Wendy McHaney writes a column about senior and elderly issues for the Victoria Advocate.

Over the past year or so, I’ve had several friends try intermittent fasting in hopes of shedding a few pounds, and they have all had good results. Curious, I started researching how it works. Apparently, intermittent fasting is currently one of the world’s most popular health and fitness trends, and it involves alternating cycles of eating and fasting. But what impressed me most about this trend is the potential health benefits, especially the prevention of various diseases.

The most popular type of intermittent fasting is the 16/8 Method, which involves fasting for 16 hours each day, such as eating only between noon and 8pm. Another fast is the Eat-Stop-Eat, wherein once or twice each week, fasting occurs from dinner of one day until dinner the next day (a 24 hour fast).

While many are fasting as a simplified way to lose weight and improve metabolic health, fasting from time to time can have other major health benefits. Research suggests that it can help protect against disease, including heart disease, type 2 diabetes and cancer.

The impact that fasting has on brain function is particularly impressive. Historically, the great thinkers of Ancient Greece would fast for days on end, not because they needed to lose weight, but because they believed that fasting would improve their mental agility. In modern times, we still marvel at the ancient Greek philosophers and mathematicians.

Studies have shown that fasting has potentially incredible benefits to various brain functions. In one study, mice maintained on intermittent fasting showed less age-related deterioration of neurons and less symptoms in models of Alzheimer’s disease, Parkinson’s, and Huntington’s disease. In humans, the benefits to the brain can be found both during fasting and during caloric restriction. In a study of 50 normal elderly subjects, memory test improved significantly after three months of caloric restriction.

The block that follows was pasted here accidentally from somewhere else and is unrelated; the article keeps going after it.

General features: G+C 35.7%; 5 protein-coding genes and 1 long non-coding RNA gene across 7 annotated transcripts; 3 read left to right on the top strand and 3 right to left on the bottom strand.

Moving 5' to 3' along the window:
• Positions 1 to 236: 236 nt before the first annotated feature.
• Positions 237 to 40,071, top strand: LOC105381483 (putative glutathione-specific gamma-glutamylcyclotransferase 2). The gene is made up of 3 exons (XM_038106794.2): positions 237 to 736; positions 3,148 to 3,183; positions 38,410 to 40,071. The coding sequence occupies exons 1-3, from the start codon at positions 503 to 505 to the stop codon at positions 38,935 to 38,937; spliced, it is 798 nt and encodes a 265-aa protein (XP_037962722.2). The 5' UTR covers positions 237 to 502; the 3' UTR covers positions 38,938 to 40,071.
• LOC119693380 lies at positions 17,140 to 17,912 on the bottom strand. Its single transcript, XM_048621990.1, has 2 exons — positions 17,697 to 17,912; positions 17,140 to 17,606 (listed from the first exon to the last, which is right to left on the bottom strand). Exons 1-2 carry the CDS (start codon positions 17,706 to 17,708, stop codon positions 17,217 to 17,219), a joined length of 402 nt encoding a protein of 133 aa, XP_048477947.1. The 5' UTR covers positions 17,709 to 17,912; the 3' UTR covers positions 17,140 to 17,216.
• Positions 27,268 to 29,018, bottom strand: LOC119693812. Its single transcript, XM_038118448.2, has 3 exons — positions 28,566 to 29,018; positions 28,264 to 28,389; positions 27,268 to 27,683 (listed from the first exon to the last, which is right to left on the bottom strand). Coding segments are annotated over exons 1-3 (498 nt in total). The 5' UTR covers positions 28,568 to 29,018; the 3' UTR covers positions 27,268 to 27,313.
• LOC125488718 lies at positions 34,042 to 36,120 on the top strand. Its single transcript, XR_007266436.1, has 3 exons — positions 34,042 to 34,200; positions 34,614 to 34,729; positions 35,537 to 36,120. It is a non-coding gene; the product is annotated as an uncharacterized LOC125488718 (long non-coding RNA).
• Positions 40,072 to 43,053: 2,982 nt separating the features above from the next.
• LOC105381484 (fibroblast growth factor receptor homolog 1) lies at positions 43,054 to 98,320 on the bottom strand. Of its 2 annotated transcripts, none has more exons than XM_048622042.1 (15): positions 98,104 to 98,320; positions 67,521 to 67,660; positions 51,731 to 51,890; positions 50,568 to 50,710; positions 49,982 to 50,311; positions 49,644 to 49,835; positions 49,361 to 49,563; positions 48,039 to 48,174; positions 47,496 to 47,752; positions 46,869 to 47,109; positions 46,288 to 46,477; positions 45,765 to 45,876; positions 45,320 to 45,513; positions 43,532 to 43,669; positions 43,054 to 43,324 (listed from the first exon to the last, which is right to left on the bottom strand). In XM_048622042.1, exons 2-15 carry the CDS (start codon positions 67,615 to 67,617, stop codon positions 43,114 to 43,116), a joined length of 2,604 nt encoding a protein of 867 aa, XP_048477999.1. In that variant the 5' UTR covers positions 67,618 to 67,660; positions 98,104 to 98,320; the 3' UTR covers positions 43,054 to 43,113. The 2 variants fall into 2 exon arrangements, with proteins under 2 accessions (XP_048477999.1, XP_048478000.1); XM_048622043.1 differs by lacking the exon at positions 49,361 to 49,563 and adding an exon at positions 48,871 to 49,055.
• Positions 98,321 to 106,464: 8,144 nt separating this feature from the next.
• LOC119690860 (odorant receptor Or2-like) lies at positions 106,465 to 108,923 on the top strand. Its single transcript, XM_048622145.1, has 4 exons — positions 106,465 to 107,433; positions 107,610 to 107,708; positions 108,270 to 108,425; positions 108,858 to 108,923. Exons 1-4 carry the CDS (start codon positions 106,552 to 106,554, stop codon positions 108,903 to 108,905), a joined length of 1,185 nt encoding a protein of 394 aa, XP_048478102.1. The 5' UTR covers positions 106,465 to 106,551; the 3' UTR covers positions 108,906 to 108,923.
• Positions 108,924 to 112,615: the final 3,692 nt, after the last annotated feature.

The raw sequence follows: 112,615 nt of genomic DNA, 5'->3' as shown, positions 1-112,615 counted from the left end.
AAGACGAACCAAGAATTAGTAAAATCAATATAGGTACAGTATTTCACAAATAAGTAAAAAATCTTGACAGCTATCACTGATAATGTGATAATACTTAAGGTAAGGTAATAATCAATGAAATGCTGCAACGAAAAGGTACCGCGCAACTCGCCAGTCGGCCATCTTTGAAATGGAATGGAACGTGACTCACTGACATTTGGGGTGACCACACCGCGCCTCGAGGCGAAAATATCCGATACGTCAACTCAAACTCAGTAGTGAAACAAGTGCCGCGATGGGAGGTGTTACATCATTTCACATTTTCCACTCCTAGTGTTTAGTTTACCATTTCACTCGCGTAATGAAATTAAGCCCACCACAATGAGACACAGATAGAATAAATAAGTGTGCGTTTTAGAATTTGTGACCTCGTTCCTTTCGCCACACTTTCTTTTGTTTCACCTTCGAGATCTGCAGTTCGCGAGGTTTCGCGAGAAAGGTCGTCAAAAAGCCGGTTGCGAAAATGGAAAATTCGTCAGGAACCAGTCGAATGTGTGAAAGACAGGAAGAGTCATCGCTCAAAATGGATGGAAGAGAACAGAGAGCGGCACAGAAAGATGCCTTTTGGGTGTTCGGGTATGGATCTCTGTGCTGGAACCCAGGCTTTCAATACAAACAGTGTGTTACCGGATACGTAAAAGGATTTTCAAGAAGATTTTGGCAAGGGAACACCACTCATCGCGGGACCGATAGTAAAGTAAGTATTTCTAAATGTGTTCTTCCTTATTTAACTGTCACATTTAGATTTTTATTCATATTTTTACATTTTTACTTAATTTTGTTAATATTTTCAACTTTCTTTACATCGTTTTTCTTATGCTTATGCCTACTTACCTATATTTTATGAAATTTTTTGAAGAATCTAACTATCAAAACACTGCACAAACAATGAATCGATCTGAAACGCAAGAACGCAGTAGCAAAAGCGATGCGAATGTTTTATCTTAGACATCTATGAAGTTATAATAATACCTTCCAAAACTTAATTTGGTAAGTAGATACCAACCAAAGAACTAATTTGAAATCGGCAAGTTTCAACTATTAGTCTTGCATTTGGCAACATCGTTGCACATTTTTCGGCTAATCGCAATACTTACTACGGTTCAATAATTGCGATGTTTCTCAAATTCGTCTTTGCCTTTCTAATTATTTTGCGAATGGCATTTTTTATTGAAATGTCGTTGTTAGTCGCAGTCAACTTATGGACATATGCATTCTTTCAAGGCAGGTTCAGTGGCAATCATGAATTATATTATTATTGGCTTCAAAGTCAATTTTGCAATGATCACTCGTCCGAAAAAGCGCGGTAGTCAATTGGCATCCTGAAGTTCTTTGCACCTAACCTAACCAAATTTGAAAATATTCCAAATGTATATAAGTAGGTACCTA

One theory suggests that fasting may prevent Alzheimer’s disease. The symptoms of Alzheimer’s correlate closely with the accumulation of two classes of proteins – amyloid plaques and neurofibrillary tangles (tau protein). It is believed that these abnormal proteins destroy the synaptic connections in the memory and cognition areas of the brain. In mouse models, alternate daily fasting increased the levels of certain proteins that act to prevent damage and the misfolding of the tau and amyloid proteins. Misfolding occurs when the protein folds into an incorrect three-dimensional shape that is resistant to breakdown. Autophagy, a cellular cleansing process, is stimulated by fasting as well and removes the tau and amyloid proteins when they become damaged beyond repair. Since Alzheimer’s disease may result from the abnormal accumulation of tau or amyloid protein, fasting may provide a unique opportunity to rid the body of these abnormal proteins.

Sources: “What is Intermittent Fasting? Explained in Human Terms”’ Healthline.com; “How does fasting affect your brain?” Dietdoctor.com

Wendy McHaney is a certified senior adviser and the owner and director of operations of Senior Helpers. For more information about Senior Helpers, visit seniorhelpers.com/victoria.

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